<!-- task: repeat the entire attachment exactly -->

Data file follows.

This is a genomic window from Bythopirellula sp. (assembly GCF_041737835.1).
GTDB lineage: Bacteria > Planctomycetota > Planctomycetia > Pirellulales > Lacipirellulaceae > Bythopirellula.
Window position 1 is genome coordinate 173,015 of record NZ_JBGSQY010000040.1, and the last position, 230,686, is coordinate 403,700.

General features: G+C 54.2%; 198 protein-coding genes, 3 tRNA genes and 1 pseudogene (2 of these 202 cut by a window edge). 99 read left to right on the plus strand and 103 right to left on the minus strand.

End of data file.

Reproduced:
This is a genomic window from Bythopirellula sp. (assembly GCF_041737835.1).
GTDB lineage: Bacteria > Planctomycetota > Planctomycetia > Pirellulales > Lacipirellulaceae > Bythopirellula.
Window position 1 is genome coordinate 173,015 of record NZ_JBGSQY010000040.1, and the last position, 230,686, is coordinate 403,700.

General features: G+C 54.2%; 198 protein-coding genes, 3 tRNA genes and 1 pseudogene (2 of these 202 cut by a window edge). 99 read left to right on the plus strand and 103 right to left on the minus strand.